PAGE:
When you visit an optician for an eye test, you’ll be examined by an ophthalmic practitioner or optometrist who is trained to recognise abnormalities and conditions, such as cataracts or glaucoma.
Ophthalmic practitioners prescribe and fit glasses and contact lenses. If necessary, they’ll refer you to a GP or a hospital eye clinic for further investigations. Sometimes, you’ll be referred to a specialist optometrist for a referral refinement (reassessment).
How often should I have an eye test?
Your eyes rarely hurt when something is wrong with them, so having regular eye tests is important to help detect potentially harmful conditions.
The NHS recommends that you should have your eyes tested every two years (more often if advised by your ophthalmic practitioner or optometrist).
An NHS sight test is free of charge if you’re in one of the eligible groups and the test is considered clinically necessary. If the ophthalmic practitioner cannot see a clinical need, you’ll have to pay for the test privately.
Find out more about free NHS eye tests and optical vouchers.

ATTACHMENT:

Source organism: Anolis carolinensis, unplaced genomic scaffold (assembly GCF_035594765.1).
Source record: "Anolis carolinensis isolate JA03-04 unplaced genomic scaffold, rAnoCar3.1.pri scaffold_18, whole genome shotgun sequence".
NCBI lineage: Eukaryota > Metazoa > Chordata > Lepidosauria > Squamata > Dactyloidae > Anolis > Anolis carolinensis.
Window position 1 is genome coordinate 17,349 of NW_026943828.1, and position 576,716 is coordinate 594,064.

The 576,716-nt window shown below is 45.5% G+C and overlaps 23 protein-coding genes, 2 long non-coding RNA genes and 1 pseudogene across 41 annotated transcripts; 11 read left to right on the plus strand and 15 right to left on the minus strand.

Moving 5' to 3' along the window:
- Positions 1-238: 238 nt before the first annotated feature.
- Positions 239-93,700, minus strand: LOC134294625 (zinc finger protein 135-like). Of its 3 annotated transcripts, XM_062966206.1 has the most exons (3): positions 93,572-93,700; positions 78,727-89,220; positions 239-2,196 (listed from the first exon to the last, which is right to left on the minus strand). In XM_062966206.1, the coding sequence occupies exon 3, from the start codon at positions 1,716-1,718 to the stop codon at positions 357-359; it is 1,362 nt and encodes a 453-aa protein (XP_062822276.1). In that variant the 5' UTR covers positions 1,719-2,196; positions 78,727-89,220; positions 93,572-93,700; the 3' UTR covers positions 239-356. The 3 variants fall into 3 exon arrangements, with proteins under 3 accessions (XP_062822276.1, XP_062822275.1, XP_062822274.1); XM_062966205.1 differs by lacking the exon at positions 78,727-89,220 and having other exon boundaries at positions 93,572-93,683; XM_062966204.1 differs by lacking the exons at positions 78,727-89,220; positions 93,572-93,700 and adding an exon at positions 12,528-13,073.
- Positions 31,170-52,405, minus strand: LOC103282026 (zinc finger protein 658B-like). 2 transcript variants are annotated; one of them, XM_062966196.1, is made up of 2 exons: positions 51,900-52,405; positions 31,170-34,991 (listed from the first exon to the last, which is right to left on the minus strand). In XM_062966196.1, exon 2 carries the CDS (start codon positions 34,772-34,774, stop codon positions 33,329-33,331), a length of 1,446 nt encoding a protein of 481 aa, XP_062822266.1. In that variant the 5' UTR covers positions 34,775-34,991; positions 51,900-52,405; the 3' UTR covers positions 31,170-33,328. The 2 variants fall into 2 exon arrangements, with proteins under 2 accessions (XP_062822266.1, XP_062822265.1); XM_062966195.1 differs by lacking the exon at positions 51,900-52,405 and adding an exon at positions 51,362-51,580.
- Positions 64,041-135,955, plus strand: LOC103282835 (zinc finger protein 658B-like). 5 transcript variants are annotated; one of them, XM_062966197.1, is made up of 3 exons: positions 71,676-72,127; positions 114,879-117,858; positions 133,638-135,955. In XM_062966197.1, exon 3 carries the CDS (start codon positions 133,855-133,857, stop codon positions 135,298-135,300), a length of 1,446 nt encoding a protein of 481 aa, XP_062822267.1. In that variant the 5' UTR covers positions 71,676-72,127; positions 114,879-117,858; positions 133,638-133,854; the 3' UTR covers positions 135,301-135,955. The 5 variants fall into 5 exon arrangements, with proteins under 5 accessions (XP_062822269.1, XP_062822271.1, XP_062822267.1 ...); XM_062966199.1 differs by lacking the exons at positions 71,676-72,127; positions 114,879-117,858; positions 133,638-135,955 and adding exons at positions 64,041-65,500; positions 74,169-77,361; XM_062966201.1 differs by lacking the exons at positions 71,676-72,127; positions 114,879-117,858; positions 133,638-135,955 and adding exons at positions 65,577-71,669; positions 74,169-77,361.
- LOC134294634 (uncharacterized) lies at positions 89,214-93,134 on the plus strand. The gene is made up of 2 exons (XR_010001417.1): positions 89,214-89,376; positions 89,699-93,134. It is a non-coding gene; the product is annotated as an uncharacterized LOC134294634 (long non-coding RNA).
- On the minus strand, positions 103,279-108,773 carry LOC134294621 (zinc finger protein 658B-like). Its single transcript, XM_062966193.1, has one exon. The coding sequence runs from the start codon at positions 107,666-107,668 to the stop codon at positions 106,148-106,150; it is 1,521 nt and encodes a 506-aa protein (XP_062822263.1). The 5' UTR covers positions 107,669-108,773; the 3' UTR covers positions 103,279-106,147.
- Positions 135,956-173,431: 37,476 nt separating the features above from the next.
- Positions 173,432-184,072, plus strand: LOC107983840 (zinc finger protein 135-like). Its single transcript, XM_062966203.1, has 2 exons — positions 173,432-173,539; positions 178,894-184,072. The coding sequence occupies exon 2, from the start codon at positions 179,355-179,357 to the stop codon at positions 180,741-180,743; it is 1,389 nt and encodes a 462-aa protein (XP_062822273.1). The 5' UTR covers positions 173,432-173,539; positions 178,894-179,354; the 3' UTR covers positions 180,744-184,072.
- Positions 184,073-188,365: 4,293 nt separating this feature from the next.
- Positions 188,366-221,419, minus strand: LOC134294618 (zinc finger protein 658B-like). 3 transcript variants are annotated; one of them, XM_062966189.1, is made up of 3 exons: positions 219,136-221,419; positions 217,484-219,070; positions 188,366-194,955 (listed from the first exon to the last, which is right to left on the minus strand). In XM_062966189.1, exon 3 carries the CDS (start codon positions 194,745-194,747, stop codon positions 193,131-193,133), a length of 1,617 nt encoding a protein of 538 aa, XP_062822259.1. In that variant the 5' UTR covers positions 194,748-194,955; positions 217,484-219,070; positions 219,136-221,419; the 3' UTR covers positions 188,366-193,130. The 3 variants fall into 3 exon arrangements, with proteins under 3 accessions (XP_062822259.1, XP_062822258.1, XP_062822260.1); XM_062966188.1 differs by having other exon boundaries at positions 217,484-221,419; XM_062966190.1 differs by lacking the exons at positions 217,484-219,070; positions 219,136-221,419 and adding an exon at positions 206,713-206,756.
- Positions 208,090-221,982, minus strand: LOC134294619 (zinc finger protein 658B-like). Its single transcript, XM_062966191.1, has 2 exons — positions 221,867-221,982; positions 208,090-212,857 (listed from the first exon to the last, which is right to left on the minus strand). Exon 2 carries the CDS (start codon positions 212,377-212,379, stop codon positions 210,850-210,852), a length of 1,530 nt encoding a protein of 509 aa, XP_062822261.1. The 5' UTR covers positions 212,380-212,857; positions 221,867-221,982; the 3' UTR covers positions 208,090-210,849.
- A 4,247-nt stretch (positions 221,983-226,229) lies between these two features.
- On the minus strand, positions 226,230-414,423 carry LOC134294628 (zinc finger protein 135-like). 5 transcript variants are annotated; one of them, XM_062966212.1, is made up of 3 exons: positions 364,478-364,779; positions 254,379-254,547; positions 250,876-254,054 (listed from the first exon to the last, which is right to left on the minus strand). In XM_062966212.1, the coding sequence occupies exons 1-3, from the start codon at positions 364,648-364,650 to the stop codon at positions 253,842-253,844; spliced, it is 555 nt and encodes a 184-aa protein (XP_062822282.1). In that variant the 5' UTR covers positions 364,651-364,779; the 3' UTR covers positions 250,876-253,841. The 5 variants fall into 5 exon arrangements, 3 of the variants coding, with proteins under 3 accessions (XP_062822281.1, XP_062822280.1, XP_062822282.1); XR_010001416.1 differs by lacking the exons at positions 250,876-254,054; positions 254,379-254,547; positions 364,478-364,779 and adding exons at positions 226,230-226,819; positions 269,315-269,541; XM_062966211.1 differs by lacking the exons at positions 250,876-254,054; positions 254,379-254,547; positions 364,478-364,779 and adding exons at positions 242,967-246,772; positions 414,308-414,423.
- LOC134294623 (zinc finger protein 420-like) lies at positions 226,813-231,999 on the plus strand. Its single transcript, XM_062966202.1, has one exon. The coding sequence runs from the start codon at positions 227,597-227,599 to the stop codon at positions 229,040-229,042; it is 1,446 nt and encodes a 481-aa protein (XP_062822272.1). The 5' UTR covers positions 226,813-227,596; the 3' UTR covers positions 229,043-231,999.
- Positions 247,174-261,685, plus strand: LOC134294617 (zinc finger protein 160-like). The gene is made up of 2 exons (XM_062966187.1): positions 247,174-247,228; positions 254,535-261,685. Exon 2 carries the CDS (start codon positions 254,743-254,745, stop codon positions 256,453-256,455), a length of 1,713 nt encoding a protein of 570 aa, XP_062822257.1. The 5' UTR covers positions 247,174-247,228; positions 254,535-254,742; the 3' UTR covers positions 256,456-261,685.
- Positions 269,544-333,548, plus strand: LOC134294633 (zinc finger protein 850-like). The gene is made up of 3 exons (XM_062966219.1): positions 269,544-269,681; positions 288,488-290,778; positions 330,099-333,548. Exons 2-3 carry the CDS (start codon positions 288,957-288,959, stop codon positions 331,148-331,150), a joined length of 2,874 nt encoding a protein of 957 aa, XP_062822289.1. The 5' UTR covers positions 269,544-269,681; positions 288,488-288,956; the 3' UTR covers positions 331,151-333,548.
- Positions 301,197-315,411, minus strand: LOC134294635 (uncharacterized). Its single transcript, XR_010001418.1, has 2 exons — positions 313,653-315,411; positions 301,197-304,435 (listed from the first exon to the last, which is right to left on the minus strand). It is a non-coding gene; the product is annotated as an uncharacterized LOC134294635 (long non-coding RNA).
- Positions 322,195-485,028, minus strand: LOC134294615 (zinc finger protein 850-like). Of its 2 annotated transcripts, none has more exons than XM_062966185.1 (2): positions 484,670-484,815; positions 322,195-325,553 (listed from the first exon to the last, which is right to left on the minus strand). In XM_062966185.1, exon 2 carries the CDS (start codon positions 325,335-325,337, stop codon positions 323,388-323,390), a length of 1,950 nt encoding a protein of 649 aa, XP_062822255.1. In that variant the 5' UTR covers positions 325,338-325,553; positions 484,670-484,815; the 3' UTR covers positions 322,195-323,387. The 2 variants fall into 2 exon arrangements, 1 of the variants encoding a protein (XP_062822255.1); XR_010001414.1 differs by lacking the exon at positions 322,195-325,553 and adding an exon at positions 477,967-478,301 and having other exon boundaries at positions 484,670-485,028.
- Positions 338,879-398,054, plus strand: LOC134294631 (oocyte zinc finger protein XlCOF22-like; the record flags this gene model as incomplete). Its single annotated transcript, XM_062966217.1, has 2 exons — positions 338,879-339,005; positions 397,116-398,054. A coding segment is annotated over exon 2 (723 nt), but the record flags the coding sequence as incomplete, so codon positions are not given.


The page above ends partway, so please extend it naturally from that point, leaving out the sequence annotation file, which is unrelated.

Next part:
What happens after an eye test?
Following an eye test your ophthalmic practitioner is legally required to give you your optical prescription or a statement to say you’ve been referred for further tests.
An NHS optical voucher will also be issued immediately if you can prove you’re entitled to one. There are currently 10 voucher values for glasses and lenses. The values depend on the strength of your prescription. The stronger your prescription, the higher the value of your voucher.
You should never feel obliged to buy glasses or redeem an optical voucher from the place where you had your eye test. Shop around for the best value and only buy glasses or contact lenses when you’re happy with the product and cost.